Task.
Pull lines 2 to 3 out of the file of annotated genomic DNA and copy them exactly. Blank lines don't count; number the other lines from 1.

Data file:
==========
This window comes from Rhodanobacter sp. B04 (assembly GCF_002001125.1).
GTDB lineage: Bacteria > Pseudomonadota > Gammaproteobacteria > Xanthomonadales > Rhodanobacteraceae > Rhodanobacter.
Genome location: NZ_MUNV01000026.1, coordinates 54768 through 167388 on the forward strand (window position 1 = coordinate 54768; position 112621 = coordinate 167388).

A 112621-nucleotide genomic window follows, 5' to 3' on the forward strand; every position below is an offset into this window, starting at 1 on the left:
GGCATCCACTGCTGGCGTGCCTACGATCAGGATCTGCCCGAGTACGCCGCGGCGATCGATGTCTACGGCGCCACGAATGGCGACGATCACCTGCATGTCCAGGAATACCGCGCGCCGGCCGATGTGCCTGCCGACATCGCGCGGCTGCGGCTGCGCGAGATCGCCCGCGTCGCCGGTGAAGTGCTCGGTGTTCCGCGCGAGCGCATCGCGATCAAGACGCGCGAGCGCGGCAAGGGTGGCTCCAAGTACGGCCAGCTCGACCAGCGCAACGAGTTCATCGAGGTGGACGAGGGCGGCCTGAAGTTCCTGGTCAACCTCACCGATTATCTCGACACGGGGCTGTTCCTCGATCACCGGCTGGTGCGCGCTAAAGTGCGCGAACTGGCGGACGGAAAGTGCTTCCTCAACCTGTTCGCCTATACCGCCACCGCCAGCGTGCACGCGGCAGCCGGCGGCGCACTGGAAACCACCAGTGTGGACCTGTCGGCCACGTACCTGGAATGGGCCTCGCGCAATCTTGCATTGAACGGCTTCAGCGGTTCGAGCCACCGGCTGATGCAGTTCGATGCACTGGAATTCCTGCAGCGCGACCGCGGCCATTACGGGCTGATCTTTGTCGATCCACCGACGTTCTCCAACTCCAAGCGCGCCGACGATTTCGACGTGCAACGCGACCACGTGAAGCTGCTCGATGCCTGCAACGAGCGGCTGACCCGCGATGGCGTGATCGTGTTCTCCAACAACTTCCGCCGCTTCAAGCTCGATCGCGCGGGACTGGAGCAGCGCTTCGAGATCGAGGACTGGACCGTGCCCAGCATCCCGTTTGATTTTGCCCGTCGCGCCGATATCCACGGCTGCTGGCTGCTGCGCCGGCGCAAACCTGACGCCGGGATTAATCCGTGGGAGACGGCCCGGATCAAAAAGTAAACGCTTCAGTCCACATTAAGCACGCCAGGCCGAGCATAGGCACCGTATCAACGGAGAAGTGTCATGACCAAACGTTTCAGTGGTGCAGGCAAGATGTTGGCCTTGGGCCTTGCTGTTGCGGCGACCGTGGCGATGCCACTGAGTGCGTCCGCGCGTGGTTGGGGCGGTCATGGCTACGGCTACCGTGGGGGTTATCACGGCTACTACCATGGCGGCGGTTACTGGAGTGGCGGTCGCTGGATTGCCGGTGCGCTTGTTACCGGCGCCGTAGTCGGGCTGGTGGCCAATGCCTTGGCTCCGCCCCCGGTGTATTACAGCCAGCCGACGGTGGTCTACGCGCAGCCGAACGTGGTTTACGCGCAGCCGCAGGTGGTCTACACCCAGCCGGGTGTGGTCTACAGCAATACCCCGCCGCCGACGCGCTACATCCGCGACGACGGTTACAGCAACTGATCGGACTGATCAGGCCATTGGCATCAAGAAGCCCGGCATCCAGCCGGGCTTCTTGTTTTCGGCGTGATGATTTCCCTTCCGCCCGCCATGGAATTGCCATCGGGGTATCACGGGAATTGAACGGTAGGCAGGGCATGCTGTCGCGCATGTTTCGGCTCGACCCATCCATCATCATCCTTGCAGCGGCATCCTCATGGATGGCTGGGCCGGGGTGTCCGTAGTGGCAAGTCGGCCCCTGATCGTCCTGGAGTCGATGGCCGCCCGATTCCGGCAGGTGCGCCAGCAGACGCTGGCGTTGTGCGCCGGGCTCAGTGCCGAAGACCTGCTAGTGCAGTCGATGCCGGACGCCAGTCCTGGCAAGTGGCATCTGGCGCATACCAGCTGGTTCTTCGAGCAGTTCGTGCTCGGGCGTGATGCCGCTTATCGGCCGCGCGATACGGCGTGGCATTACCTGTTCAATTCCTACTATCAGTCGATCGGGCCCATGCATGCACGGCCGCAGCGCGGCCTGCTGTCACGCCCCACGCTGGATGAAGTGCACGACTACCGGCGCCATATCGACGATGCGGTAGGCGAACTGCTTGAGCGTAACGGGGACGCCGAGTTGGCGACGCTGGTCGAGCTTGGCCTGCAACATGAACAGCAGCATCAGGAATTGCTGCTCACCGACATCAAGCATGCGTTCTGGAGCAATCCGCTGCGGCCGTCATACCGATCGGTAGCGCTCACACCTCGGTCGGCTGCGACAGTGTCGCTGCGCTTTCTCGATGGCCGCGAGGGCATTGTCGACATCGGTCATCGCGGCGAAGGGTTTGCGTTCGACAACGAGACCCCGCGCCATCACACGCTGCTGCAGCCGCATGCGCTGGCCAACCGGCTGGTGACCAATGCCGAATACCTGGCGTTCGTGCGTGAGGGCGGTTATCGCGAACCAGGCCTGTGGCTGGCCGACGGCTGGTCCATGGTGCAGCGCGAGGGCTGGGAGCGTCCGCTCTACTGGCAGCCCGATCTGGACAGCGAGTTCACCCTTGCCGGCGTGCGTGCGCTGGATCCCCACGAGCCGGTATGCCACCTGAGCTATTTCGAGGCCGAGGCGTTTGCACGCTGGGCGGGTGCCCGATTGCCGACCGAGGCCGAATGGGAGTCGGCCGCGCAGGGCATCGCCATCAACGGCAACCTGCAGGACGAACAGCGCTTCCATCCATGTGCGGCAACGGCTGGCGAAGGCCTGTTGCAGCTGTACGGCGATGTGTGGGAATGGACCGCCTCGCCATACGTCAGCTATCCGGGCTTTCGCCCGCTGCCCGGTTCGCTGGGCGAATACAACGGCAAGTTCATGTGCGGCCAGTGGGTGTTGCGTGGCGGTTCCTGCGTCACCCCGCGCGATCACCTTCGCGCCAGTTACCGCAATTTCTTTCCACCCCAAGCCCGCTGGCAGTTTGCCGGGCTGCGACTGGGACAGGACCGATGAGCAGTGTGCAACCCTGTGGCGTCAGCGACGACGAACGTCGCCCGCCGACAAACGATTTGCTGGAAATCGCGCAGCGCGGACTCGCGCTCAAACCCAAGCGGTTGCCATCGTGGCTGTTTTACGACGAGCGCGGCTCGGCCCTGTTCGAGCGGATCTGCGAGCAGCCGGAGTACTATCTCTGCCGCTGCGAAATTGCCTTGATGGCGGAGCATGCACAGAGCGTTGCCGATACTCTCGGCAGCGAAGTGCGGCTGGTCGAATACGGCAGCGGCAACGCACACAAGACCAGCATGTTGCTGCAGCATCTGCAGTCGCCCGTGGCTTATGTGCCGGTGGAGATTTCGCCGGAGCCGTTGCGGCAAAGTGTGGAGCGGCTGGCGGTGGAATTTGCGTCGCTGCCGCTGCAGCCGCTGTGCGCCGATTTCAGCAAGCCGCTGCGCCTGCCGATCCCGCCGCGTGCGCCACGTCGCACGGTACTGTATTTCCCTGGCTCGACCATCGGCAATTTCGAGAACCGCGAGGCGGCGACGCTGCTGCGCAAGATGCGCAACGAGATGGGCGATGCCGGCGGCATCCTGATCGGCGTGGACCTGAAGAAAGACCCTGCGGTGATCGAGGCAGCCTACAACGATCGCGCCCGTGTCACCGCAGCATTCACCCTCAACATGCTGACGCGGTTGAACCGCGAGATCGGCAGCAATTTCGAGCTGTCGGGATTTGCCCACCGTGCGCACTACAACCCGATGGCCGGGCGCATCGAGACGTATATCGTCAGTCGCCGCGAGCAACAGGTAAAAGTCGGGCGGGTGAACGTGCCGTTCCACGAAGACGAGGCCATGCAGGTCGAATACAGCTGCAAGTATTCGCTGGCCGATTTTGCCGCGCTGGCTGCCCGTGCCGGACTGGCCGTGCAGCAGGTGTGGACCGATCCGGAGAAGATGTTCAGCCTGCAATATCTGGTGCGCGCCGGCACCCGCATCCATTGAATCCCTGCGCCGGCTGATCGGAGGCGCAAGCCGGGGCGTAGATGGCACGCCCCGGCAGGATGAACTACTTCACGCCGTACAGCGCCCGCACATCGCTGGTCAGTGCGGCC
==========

GTDB lineage: Bacteria > Pseudomonadota > Gammaproteobacteria > Xanthomonadales > Rhodanobacteraceae > Rhodanobacter.
Genome location: NZ_MUNV01000026.1, coordinates 54768 through 167388 on the forward strand (window position 1 = coordinate 54768; position 112621 = coordinate 167388).